Columbia (supercomputer)

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The original 10,240-processor Columbia supercomputer at the NAS Facility
Active 2004 - 2013
Sponsors National Aeronautics and Space Administration (NASA), USA
Operators NAS, SGI
Location NASA Advanced Supercomputing Division at NASA Ames Research Center, Moffett Field, California
Architecture SGI Altix 3700/4700, 10,240 Intel Itanium 2 processors, InfiniBand SDR and DDR interconnect
Operating system SUSE Linux Enterprise Server
Memory 20 terabytes
Storage 440 terabytes of online storage, 10 petabytes of archival tape storage
Speed 63 teraflops theoretical performance
Ranking TOP500: 2, November 2004

Columbia was a supercomputer built by Silicon Graphics (SGI) for the National Aeornautics and Space Administration (NASA), installed in 2004 at the NASA Advanced Supercomputing (NAS) facility located at Moffett Field in California. Named in honor of the crew who died in the Space Shuttle Columbia disaster, it increased NASA's supercomputing capacity ten-fold for the agency's science, aeronautics and exploration programs.

Missions run on Columbia include high-fidelity simulations of the Space Shuttle vehicle and launch systems, hurricane track prediction, global ocean circulation, and the physics of supernova detonations.[1]


Columbia debuted as the second most powerful supercomputer on the TOP500 list in November 2004 at a LINPACK rating of 51.87 teraflops, or 51.87 trillion floating point calculations per second.[2] By June 2007 it had dropped to 13th.[3]

It was originally composed of 20 interconnected SGI Altix 3700 512-processor multi-rack systems running SUSE Linux Enterprise, using Intel Itanium 2 Montecito and Montvale processors.[4] In 2006, NASA and SGI added four new Altix 4700 nodes containing 256 dual-core processors, which decreased the physical footprint and the power cost of the supercomputer.[5] The nodes were connected with InfiniBand single and double data rate (SDR and DDR) cabling with transfer speeds of up to 10 gigabits per second.

The SGI Altix platform was selected due to a positive experience with Kalpana, a single-node Altix 512-CPU system built and operated by NAS and SGI and named after Columbia astronaut Kalpana Chawla, the first Indian-born woman to fly in space. Kalpana was later integrated into the Columbia supercomputer system as the first node of twenty.[6]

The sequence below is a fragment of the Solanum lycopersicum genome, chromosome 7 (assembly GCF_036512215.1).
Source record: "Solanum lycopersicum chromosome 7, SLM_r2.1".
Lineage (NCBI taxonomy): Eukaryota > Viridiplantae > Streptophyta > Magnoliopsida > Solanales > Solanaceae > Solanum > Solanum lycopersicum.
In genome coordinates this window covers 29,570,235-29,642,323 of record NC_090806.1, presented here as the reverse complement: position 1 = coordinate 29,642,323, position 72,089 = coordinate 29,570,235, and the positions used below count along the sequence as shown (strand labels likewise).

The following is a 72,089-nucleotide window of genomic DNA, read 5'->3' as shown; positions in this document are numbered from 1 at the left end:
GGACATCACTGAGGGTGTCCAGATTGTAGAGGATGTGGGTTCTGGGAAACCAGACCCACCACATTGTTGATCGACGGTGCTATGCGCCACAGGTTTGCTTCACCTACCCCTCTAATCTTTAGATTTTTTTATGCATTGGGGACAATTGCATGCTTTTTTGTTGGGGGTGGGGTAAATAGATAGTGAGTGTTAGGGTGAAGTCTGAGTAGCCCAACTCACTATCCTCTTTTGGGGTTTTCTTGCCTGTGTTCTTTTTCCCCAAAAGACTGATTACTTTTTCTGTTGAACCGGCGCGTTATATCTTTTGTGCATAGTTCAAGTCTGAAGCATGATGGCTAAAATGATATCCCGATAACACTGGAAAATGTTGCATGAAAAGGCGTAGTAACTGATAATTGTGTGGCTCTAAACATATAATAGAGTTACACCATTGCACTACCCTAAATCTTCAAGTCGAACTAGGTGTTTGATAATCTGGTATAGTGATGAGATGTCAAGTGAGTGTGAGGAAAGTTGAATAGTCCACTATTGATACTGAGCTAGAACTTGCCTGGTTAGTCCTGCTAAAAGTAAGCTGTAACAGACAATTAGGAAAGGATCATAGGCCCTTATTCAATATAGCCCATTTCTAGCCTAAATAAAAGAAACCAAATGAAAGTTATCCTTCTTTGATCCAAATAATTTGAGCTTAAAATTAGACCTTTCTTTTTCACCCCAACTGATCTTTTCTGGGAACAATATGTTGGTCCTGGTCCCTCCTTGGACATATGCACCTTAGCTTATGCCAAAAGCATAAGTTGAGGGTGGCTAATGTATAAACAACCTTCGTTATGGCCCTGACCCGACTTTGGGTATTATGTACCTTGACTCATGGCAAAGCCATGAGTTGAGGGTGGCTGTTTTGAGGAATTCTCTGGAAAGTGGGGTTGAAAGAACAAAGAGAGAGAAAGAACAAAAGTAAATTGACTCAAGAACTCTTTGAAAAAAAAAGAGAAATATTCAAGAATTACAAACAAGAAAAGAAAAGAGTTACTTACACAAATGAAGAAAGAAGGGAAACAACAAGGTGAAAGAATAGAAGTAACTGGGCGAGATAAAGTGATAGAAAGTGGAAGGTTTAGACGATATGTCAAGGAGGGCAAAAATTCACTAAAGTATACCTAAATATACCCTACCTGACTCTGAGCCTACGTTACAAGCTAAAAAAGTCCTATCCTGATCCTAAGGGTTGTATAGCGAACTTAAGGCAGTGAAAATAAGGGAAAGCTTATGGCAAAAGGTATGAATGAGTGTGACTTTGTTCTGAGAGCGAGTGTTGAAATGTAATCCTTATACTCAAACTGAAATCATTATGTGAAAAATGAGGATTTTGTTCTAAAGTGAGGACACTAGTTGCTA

At its peak, Columbia had a total of 10,240 processors and 20 terabytes of memory, 440 terabytes of online storage, and 10 petabytes of archival tape storage.[6][5] The Project Columbia team, composed mostly of computer scientists and engineers from NAS, SGI, and Intel, were awarded the Government Computer News (GCN) Agency Award for Innovation in 2005 for deploying Columbia's original 10,240 processors in an unprecedented 120 days.[7]

It was slowly phased out as its successors at NAS, the petascale Pleiades supercomputer and the Endeavour shared-memory system, expanded to meet with NASA’s growing high-end computing needs. At the time of its decommissioning in March 2013, Columbia was made up of four nodes over 40 SGI Altix 4700 racks, containing Intel Itanium 2 Montecito and Montvale processors to make up a total of 4,608 cores with a theoretical peak of 30 teraflops and total memory of 9 terabytes.


  1. ^ "NASA Unveils Its Newest, Most Powerful Supercomputer". NASA. October 2004.
  2. ^ "NASA's Newest Supercomputing Ranked Among World's Fastest". NASA Advanced Supercomputing Division. November 2004.
  3. ^ "TOP500 Columbia System Ranking History". TOP500.
  4. ^ "Columbia Supercomputer". NASA Advanced Supercomputing Division.
  5. ^ a b "NASA Ensures Columbia Supercomputer Will Continue to Fuel New Science with Latest SGI Technology Infusion". Silicon Graphics. November 2006.
  6. ^ a b "Innovative Partnership to Revolutionize NASA Supercomputing". NASA Advanced Supercomputing Division. July 2004.
  7. ^ "Project Columbia Wins GCN Agency Award for Innovation". NASA Advanced Supercomputing Division. November 2005.

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